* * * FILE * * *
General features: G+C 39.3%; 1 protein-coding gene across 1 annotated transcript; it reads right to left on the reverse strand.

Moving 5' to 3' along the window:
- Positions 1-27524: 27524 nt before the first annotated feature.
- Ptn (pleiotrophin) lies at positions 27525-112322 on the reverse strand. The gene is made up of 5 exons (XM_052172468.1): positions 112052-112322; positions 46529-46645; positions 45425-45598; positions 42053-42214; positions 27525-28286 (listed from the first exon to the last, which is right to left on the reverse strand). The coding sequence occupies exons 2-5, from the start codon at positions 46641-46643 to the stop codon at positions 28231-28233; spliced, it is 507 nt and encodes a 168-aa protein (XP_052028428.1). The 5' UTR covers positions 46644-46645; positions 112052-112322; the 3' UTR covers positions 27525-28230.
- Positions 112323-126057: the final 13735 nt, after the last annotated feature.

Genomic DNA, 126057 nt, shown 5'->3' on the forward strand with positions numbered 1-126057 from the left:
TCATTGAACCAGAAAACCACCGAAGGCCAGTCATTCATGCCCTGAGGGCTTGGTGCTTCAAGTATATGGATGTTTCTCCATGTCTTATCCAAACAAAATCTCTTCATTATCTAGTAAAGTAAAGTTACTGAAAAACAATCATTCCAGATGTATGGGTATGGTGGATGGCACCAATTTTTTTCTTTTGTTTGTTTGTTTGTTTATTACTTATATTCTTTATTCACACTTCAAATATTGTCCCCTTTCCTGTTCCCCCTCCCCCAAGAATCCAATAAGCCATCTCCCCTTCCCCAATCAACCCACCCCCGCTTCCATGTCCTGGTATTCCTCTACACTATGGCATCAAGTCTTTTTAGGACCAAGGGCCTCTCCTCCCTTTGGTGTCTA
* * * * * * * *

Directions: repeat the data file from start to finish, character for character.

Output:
General features: G+C 39.3%; 1 protein-coding gene across 1 annotated transcript; it reads right to left on the reverse strand.

Moving 5' to 3' along the window:
- Positions 1-27524: 27524 nt before the first annotated feature.
- Ptn (pleiotrophin) lies at positions 27525-112322 on the reverse strand. The gene is made up of 5 exons (XM_052172468.1): positions 112052-112322; positions 46529-46645; positions 45425-45598; positions 42053-42214; positions 27525-28286 (listed from the first exon to the last, which is right to left on the reverse strand). The coding sequence occupies exons 2-5, from the start codon at positions 46641-46643 to the stop codon at positions 28231-28233; spliced, it is 507 nt and encodes a 168-aa protein (XP_052028428.1). The 5' UTR covers positions 46644-46645; positions 112052-112322; the 3' UTR covers positions 27525-28230.
- Positions 112323-126057: the final 13735 nt, after the last annotated feature.

Genomic DNA, 126057 nt, shown 5'->3' on the forward strand with positions numbered 1-126057 from the left:
TCATTGAACCAGAAAACCACCGAAGGCCAGTCATTCATGCCCTGAGGGCTTGGTGCTTCAAGTATATGGATGTTTCTCCATGTCTTATCCAAACAAAATCTCTTCATTATCTAGTAAAGTAAAGTTACTGAAAAACAATCATTCCAGATGTATGGGTATGGTGGATGGCACCAATTTTTTTCTTTTGTTTGTTTGTTTGTTTATTACTTATATTCTTTATTCACACTTCAAATATTGTCCCCTTTCCTGTTCCCCCTCCCCCAAGAATCCAATAAGCCATCTCCCCTTCCCCAATCAACCCACCCCCGCTTCCATGTCCTGGTATTCCTCTACACTATGGCATCAAGTCTTTTTAGGACCAAGGGCCTCTCCTCCCTTTGGTGTCTA